INTS 222 Global Health Politics


This course introduces students to issues of global health viewed through the lenses of International Relations and Comparative Politics. It emphasizes connections between economic, social, political, and environmental factors and health outcomes. Students will examine the roles of various actors in setting and addressing items on the global health agenda, including the nation state, inter-governmental organizations, corporations, and other non-governmental actors. The course is organized around 7 units that cover the history of global health, data and measurements in the study of global health, governance, and policy and practice around global health. Three of the units look at various frameworks common to International Studies: Political Economy & Development, National and Human Security, and Human Rights. Throughout the semester, we ask such questions as: Why do some health issues become issues of global concern, while others are ignored? How have the epidemiological and demographic transitions shaped the health situations in various nation states? What transnational health challenges exist and how has the international community rallied together—or not—to address them? How have environmental and political changes shaped health outcomes? What are the greatest challenges to global health on the horizon and what are the best ways for actors to prepare for those challenges? This course is firmly grounded in the theoretical perspectives of International Studies but is also suitable for those with broad interests in Environmental Studies, Urban Studies, Biomathematics, Political Economy, and Public Health.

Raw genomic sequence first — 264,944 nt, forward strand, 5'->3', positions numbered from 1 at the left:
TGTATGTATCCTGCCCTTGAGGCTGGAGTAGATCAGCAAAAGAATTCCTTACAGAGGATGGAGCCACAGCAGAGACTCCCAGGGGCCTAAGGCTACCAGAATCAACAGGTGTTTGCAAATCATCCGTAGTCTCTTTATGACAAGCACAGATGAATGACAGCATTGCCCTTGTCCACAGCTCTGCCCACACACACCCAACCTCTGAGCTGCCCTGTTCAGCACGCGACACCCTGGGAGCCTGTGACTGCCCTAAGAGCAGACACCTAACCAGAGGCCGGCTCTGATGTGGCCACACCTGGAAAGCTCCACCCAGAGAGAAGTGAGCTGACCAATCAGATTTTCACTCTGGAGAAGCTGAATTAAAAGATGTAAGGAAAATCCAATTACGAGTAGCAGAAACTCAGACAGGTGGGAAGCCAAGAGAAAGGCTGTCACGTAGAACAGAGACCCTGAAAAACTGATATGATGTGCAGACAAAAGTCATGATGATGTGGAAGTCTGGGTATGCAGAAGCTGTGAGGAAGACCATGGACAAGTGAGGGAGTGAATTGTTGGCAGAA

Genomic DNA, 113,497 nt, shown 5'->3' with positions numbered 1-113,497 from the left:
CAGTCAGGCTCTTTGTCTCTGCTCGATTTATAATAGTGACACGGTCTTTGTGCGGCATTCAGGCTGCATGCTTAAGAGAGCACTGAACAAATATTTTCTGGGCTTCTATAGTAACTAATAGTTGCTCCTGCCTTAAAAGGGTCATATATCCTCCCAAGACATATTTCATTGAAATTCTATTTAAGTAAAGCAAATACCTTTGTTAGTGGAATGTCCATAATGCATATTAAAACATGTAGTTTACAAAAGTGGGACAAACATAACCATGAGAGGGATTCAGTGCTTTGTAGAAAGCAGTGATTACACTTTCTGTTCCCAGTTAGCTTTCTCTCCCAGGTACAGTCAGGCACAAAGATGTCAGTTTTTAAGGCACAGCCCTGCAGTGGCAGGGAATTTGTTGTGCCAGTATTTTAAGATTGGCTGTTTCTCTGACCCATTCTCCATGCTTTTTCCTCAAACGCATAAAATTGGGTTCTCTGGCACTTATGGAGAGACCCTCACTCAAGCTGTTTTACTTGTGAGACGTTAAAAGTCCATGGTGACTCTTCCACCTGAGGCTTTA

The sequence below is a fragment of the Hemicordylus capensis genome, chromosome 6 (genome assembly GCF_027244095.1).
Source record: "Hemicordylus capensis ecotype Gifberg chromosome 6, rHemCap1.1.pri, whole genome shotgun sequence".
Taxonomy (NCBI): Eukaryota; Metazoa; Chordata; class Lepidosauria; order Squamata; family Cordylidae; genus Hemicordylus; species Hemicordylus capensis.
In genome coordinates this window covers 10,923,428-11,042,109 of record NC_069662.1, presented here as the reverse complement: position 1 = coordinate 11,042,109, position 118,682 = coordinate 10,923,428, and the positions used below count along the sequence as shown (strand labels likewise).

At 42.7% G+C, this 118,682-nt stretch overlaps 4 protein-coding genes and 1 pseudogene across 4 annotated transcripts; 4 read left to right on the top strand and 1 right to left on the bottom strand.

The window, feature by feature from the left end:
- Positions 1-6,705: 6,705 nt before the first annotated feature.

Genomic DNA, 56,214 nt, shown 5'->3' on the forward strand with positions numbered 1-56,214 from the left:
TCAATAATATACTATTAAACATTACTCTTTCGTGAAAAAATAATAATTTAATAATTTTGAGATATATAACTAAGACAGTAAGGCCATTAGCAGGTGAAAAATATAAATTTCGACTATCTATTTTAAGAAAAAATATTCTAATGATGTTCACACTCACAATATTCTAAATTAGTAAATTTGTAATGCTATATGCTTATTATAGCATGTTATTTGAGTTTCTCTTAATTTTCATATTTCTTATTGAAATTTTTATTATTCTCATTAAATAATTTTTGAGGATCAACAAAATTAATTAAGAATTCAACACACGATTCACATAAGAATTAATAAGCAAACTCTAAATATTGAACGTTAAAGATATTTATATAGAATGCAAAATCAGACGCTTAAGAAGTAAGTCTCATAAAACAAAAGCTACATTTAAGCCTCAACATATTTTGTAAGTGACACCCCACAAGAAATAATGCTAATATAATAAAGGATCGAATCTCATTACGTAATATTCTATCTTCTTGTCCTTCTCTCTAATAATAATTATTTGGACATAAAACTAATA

Degree Requirements